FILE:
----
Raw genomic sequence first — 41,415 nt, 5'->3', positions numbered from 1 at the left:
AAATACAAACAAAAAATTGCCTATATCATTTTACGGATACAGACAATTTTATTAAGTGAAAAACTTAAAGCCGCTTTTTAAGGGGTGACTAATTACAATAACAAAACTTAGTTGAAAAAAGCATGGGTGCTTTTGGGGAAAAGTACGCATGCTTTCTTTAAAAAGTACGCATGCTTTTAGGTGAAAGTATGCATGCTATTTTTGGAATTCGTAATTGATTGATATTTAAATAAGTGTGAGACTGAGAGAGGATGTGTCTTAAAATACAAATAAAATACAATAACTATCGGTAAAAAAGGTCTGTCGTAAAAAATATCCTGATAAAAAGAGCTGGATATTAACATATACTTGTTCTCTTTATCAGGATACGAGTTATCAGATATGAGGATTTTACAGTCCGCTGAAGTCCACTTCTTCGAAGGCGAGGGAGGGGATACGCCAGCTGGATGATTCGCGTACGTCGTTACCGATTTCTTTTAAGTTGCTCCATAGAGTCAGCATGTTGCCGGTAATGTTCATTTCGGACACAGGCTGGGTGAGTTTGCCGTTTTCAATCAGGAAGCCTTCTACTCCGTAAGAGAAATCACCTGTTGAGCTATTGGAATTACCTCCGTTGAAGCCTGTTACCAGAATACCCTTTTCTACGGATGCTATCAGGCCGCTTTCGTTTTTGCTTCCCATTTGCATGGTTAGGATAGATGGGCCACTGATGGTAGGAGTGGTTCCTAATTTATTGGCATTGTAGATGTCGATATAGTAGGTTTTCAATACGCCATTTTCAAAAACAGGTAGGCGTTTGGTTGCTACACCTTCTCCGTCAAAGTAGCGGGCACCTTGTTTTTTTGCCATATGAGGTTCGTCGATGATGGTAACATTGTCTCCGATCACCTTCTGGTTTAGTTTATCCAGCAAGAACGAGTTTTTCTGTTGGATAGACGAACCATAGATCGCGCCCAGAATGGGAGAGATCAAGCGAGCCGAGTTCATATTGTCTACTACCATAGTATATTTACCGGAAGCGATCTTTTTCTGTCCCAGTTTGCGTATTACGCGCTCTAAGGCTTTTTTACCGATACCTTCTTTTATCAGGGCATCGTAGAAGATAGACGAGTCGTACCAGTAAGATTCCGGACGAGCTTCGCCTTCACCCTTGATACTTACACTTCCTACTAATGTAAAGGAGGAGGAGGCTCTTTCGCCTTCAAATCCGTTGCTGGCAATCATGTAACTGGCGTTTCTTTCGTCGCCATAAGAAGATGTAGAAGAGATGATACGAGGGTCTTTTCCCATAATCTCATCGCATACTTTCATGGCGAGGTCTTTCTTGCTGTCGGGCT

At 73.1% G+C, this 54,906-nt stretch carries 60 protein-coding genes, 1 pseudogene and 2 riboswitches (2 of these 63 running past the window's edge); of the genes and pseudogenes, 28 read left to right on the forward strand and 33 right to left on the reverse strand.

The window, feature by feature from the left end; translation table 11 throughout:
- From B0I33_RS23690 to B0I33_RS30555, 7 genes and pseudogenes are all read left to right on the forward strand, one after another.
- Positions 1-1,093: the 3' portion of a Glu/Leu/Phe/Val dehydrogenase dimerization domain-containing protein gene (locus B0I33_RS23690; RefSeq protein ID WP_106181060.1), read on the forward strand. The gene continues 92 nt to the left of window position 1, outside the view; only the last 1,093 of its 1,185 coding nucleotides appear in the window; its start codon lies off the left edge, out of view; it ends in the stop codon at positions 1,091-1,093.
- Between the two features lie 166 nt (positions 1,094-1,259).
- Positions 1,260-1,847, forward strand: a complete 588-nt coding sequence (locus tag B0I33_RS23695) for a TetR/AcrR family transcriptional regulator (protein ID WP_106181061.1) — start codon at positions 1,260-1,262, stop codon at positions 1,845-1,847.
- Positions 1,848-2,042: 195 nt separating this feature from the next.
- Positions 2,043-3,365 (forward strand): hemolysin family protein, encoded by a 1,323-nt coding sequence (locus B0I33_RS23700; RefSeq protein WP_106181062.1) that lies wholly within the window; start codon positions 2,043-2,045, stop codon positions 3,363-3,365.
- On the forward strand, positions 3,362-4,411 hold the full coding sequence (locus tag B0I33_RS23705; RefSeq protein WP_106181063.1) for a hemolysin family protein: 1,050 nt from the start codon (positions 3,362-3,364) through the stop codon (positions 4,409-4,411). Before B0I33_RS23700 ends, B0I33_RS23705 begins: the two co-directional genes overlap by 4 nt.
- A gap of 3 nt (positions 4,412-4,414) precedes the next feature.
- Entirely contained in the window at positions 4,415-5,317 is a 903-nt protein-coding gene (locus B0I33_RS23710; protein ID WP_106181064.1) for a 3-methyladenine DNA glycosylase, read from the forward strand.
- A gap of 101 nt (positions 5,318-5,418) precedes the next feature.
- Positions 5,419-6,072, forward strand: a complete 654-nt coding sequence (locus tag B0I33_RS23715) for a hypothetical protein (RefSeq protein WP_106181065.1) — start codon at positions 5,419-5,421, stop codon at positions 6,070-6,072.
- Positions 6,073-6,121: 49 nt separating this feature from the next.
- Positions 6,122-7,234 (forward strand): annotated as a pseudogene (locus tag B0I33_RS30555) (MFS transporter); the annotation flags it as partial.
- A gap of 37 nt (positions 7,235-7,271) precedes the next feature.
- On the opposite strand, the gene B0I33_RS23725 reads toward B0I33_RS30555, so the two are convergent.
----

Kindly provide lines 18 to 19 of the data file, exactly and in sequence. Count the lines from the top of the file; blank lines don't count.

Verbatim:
- A gap of 37 nt (positions 7,235-7,271) precedes the next feature.
- On the opposite strand, the gene B0I33_RS23725 reads toward B0I33_RS30555, so the two are convergent.